Land Cover London – Satellite Land Cover data highlighting and measuring urban areas, west London. Based on an adapted version of the CORINE land cover schema (© 4 Earth Intelligence and Open Street Maps, 2020)
Earth observation company 4 Earth Intelligence (4EI) has launched a new land cover mapping service based on advanced machine learning. Created from satellite imagery the 4EI service can automatically provide large area base maps together with regular updates of land cover change. Offering a better understanding of changing landscape and vegetation patterns the 4EI Land Cover data also provides insight into the interaction between human activity and nature including improved understanding of the importance of green infrastructure – essential ingredients for solving urban and climatic challenges.
“Land Cover mapping has many applications and can inform decision making at different levels,” commented Donna Lyndsay, Commercial Director at 4 Earth Intelligence. “With standard classifications ranging from ‘artificial surfaces’, ‘agricultural areas’ and ‘water bodies’ all the way down to specific categories such as ‘vineyards’, ‘airports’ and ‘peat bogs’, it is very easy to get an understanding of current land use and how this is changing.”
Applications of 4EI’s Satellite Derived Land Cover data include the identification of habitats which could be vulnerable due to urban sprawl, understanding and demonstrating compliance with planning policies, creation of corporate mitigation strategies and evidence of Corporate Social Responsibility (CSR) objectives. 4EI has already worked with government and commercial organisations around the world to deliver base line maps and updates.
Green Space London – Satellite Land Cover data highlighting and measuring green spaces, west London (© 4 Earth Intelligence and Open Street Maps, 2020)
“Satellite imagery as a source for wide scale land cover mapping offers many advantages,” continued Lyndsay. “Each individual satellite footprint can cover an area as large as 10,000 kilometres squared and outputs can be repeated at regular intervals, in some cases as frequently as monthly. It is these characteristics that contribute to a robust, repeatable and automated production methodology delivering results that are both consistent and objective.”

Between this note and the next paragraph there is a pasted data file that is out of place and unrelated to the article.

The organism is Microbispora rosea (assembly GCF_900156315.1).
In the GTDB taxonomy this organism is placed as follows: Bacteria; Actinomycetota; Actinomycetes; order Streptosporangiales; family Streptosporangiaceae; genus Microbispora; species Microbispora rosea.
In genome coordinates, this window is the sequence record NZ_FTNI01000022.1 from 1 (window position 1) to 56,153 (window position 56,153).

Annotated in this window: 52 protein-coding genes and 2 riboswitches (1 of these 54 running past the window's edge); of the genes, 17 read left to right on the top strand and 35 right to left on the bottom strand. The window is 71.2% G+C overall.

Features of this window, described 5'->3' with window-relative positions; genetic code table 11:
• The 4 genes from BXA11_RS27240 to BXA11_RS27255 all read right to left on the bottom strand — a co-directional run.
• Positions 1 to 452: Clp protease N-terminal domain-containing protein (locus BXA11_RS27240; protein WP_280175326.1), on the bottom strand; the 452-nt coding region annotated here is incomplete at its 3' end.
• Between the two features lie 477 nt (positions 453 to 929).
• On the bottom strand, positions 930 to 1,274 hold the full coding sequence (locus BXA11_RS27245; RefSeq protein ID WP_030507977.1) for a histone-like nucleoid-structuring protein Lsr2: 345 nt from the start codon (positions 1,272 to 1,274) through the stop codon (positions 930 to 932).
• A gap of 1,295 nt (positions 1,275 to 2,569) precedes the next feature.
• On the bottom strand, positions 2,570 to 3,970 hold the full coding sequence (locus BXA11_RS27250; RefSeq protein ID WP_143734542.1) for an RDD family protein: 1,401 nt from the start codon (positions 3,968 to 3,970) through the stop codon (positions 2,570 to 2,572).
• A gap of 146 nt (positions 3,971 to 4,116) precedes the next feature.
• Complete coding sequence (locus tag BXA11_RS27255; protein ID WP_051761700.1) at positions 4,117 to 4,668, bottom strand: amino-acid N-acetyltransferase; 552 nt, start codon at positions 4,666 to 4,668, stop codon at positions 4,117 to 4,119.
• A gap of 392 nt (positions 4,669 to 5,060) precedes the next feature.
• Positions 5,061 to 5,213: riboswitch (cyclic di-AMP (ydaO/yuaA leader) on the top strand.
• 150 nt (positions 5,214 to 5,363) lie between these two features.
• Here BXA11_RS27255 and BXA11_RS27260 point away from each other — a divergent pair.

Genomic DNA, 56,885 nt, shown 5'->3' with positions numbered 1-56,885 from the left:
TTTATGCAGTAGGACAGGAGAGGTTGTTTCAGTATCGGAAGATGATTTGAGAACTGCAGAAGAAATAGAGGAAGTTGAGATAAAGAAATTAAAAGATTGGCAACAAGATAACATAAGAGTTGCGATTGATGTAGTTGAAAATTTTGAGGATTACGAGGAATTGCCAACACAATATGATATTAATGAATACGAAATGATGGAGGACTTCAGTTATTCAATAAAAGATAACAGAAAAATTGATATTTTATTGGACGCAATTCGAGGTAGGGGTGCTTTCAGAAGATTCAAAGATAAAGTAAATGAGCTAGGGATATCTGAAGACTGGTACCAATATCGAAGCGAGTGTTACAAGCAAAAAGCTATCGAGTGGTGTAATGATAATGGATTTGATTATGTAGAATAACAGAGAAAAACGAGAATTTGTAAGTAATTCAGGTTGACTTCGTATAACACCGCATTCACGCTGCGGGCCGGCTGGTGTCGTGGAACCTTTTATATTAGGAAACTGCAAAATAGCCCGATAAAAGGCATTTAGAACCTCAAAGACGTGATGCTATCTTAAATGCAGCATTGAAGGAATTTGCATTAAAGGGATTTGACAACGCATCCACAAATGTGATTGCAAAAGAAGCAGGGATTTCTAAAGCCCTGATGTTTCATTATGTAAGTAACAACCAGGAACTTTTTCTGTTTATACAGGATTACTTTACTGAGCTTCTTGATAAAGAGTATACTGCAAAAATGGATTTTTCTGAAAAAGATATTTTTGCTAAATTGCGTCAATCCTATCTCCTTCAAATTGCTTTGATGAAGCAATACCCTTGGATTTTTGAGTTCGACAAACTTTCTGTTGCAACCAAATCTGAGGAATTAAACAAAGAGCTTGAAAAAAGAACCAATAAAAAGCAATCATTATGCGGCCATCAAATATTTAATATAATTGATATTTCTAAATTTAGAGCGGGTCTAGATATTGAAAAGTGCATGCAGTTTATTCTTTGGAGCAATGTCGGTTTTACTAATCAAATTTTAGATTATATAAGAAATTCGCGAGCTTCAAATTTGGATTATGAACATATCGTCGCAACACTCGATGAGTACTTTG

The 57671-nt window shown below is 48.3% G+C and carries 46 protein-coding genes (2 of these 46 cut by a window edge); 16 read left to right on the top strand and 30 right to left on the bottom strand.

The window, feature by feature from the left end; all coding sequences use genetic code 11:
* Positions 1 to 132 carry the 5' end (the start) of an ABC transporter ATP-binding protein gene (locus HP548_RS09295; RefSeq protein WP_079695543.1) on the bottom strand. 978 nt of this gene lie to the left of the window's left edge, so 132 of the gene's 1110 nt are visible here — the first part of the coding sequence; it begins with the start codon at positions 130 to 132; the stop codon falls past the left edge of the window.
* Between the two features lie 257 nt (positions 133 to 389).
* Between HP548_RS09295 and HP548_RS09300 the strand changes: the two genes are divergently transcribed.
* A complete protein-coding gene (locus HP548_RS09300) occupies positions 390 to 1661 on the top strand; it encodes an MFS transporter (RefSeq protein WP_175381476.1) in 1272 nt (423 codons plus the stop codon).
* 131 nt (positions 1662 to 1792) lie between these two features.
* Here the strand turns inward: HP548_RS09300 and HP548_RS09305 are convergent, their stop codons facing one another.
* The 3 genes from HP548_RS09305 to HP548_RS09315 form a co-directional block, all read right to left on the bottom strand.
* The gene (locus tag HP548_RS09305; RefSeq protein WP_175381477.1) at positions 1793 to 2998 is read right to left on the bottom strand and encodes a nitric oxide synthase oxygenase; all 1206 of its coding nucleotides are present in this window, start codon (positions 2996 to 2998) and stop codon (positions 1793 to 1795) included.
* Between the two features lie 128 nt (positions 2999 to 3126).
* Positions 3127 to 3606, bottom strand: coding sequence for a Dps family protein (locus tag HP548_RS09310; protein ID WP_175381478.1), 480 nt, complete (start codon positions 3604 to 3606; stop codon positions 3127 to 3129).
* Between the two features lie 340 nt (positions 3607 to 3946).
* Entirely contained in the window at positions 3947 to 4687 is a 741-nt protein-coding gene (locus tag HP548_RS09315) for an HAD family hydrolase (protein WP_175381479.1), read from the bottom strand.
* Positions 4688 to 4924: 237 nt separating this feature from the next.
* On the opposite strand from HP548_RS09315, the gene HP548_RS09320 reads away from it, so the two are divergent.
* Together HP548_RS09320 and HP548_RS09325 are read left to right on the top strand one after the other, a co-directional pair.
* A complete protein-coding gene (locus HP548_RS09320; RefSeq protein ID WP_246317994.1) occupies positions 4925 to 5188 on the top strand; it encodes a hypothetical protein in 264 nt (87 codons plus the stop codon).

In order to produce Satellite Derived Land Cover data 4EI can consider individual satellite images or mosaics of images that are close in date. Before classification different indexes, for example NDVI (normalized difference vegetation index) and SAVI (soil-adjusted vegetation index) are automatically calculated and stacked up along with the spectral bands from the satellite images. This is then processed using machine learnt algorithms before post classification quality control is undertaken.
The 4EI schema used to classify land use is adapted from the CORINE (Coordination of Information on the Environment) programme. Originally initiated by the European Commission and latterly administrated by the European Environment Agency the CORINE land cover project defines 44 classifications of land cover and presents results as a cartographic product.